Invented in 1982 by Chris Newhall and Stephen Self, the Volcanic Explosivity Index (VEI) is a bit like a Richter scale for volcanoes.
The VEI measures the “explosiveness” of a volcanic eruption, and takes into account the amount of material ejected, the height to which the material is ejected, and how long the eruption lasts. The scale runs from 0 (“effusive”) to 8 (“apocalyptic”), and is logarithmic from VEI-2 onwards (so VEI-3 is ten times more explosive than VEI-2, etc.).
|VEI||Classification||Material ejected /km3||Plume height /km|
|0||Effusive||< 0.000 01||< 0.1|
|1||Gentle||> 0.000 01||0.1-1|
|6||Colossal||> 10||> 30|
|7||Mega-colossal||> 100||> 40|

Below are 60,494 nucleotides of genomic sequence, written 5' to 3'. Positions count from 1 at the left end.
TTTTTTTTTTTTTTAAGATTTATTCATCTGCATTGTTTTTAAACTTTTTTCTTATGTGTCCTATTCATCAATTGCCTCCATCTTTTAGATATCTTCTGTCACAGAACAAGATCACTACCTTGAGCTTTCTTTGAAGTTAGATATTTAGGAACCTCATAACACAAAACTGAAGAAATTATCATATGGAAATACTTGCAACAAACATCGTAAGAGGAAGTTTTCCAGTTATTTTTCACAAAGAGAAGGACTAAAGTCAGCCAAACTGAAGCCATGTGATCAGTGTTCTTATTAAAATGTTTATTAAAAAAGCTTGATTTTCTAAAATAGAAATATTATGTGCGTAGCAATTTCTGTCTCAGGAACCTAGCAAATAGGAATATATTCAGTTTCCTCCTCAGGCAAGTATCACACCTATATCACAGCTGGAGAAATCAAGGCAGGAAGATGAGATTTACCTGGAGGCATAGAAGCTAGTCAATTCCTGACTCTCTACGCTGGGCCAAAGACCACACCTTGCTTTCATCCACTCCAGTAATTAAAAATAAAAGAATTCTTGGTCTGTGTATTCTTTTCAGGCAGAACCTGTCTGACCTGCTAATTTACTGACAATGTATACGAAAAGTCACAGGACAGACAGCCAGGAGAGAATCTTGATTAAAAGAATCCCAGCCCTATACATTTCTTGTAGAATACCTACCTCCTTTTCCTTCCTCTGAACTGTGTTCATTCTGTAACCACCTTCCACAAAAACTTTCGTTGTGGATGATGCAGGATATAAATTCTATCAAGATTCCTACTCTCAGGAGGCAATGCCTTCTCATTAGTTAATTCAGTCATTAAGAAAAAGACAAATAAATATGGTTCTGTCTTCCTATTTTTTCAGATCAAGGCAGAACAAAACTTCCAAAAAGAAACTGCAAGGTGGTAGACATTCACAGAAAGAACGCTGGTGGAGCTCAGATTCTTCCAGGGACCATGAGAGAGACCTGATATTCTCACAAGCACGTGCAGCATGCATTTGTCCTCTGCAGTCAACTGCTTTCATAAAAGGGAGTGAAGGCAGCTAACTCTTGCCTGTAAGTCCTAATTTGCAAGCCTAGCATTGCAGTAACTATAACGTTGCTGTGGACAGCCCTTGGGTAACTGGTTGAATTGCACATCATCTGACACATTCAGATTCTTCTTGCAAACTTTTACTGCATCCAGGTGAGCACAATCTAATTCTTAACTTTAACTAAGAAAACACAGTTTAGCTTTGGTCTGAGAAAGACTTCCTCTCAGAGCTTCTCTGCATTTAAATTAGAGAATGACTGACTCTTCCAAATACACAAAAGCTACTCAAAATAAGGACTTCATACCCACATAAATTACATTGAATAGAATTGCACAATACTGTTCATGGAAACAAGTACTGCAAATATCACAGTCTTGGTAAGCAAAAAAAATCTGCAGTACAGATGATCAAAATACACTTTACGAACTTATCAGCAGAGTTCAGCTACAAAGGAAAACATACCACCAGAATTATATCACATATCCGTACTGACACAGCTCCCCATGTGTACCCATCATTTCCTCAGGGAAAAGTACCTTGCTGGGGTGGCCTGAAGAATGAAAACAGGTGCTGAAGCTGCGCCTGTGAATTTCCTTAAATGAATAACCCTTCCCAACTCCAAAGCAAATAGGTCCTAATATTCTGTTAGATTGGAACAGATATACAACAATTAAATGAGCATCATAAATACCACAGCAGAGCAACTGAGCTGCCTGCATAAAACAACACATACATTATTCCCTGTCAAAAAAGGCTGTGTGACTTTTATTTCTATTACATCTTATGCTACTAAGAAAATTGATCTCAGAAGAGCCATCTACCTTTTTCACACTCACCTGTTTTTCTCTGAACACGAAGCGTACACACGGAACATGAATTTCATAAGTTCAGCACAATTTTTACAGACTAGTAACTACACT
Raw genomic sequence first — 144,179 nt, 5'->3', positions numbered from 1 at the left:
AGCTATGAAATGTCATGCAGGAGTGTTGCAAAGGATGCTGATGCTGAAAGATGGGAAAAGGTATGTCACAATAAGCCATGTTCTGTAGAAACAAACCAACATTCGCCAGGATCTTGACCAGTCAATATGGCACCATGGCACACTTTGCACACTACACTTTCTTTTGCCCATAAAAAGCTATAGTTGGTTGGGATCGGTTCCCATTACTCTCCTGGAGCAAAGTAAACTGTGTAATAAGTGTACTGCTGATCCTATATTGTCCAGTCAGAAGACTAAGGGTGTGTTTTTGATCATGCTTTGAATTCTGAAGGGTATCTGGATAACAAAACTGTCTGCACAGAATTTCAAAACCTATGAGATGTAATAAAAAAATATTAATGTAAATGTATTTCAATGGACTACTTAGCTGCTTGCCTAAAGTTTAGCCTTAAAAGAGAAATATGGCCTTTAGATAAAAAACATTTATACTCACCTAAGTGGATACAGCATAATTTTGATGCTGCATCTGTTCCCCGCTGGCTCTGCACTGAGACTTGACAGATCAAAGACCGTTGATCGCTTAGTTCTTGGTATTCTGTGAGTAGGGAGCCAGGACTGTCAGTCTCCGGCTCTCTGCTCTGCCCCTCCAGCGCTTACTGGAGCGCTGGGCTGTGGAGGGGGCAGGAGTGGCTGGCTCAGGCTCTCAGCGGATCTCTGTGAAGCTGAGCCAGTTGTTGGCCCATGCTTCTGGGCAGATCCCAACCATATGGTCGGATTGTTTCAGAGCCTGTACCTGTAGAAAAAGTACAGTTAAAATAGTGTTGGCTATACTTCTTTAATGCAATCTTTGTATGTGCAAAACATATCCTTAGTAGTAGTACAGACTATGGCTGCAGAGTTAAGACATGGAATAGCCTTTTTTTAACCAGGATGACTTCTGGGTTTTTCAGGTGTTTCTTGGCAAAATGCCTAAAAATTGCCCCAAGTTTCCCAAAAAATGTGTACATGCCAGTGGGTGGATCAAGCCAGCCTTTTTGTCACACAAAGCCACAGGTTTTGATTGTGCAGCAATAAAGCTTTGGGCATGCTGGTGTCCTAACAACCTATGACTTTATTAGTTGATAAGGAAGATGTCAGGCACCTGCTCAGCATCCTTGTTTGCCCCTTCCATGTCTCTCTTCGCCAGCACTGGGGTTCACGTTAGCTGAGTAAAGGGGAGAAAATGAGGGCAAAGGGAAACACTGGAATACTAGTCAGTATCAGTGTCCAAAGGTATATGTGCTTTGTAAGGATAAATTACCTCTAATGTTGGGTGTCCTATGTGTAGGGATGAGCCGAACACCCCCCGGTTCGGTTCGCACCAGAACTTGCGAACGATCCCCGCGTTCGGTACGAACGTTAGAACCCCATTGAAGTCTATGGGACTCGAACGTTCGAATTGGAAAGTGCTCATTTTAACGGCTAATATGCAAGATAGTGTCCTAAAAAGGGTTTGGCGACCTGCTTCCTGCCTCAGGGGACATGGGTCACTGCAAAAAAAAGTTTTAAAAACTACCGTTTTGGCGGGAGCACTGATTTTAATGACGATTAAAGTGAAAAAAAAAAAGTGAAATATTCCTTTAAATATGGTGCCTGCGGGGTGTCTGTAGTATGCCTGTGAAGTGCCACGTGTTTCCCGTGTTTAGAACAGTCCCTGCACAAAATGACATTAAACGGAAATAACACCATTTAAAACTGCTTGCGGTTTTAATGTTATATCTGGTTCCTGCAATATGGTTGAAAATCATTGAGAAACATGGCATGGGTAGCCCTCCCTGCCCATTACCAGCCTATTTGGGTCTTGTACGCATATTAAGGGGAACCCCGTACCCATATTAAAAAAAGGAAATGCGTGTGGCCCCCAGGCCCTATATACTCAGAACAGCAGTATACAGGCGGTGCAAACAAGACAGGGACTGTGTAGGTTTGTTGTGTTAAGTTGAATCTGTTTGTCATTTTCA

|8||Apocalyptic||> 1000||> 50|
Newhall and Self’s original paper contains a list of eruptions by VEI running back to 1500 (note their footnote about reporting at the bottom of the table).
The paper only lists one VEI-7 event, the “Mega-colossal” eruption of Mount Tambora in Indonesia in 1815 that caused The Year Without a Summer. They state that VEI-8 eruptions should occur with a frequency of ? 10 000 years, with the most recent being the eruption of New Zealand’s Taupo Volcano around 26 500 years ago.